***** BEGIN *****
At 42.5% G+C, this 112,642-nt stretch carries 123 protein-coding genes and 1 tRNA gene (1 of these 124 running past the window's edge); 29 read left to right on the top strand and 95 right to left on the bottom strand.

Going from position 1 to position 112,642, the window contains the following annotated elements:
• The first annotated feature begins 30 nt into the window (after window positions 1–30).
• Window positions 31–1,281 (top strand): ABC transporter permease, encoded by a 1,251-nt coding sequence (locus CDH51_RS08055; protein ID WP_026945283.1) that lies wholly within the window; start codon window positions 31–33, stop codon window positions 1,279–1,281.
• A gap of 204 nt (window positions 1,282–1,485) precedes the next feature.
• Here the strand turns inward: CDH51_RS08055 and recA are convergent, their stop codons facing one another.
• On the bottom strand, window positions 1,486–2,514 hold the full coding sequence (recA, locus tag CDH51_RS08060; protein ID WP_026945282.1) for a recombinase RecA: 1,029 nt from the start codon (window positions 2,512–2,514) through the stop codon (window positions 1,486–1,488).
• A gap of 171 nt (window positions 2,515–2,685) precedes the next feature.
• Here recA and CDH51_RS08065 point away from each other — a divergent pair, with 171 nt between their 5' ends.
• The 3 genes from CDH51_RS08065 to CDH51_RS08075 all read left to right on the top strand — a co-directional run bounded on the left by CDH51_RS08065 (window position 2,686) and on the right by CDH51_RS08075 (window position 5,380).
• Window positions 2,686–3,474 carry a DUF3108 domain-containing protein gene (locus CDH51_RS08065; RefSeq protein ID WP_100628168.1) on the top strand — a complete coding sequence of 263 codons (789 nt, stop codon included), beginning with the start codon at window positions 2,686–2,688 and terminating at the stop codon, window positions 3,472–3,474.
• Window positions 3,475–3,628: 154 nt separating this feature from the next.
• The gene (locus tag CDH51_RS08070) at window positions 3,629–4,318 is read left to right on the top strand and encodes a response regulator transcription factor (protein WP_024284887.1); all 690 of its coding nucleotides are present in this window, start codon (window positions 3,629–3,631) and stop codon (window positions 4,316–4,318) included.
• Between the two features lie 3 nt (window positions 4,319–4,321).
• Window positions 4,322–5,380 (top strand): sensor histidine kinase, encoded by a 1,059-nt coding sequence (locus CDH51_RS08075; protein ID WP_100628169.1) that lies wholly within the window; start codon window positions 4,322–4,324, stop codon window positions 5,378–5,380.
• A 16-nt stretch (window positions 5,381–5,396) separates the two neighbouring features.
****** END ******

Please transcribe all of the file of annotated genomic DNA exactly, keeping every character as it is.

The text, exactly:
At 42.5% G+C, this 112,642-nt stretch carries 123 protein-coding genes and 1 tRNA gene (1 of these 124 running past the window's edge); 29 read left to right on the top strand and 95 right to left on the bottom strand.

Going from position 1 to position 112,642, the window contains the following annotated elements:
• The first annotated feature begins 30 nt into the window (after window positions 1–30).
• Window positions 31–1,281 (top strand): ABC transporter permease, encoded by a 1,251-nt coding sequence (locus CDH51_RS08055; protein ID WP_026945283.1) that lies wholly within the window; start codon window positions 31–33, stop codon window positions 1,279–1,281.
• A gap of 204 nt (window positions 1,282–1,485) precedes the next feature.
• Here the strand turns inward: CDH51_RS08055 and recA are convergent, their stop codons facing one another.
• On the bottom strand, window positions 1,486–2,514 hold the full coding sequence (recA, locus tag CDH51_RS08060; protein ID WP_026945282.1) for a recombinase RecA: 1,029 nt from the start codon (window positions 2,512–2,514) through the stop codon (window positions 1,486–1,488).
• A gap of 171 nt (window positions 2,515–2,685) precedes the next feature.
• Here recA and CDH51_RS08065 point away from each other — a divergent pair, with 171 nt between their 5' ends.
• The 3 genes from CDH51_RS08065 to CDH51_RS08075 all read left to right on the top strand — a co-directional run bounded on the left by CDH51_RS08065 (window position 2,686) and on the right by CDH51_RS08075 (window position 5,380).
• Window positions 2,686–3,474 carry a DUF3108 domain-containing protein gene (locus CDH51_RS08065; RefSeq protein ID WP_100628168.1) on the top strand — a complete coding sequence of 263 codons (789 nt, stop codon included), beginning with the start codon at window positions 2,686–2,688 and terminating at the stop codon, window positions 3,472–3,474.
• Window positions 3,475–3,628: 154 nt separating this feature from the next.
• The gene (locus tag CDH51_RS08070) at window positions 3,629–4,318 is read left to right on the top strand and encodes a response regulator transcription factor (protein WP_024284887.1); all 690 of its coding nucleotides are present in this window, start codon (window positions 3,629–3,631) and stop codon (window positions 4,316–4,318) included.
• Between the two features lie 3 nt (window positions 4,319–4,321).
• Window positions 4,322–5,380 (top strand): sensor histidine kinase, encoded by a 1,059-nt coding sequence (locus CDH51_RS08075; protein ID WP_100628169.1) that lies wholly within the window; start codon window positions 4,322–4,324, stop codon window positions 5,378–5,380.
• A 16-nt stretch (window positions 5,381–5,396) separates the two neighbouring features.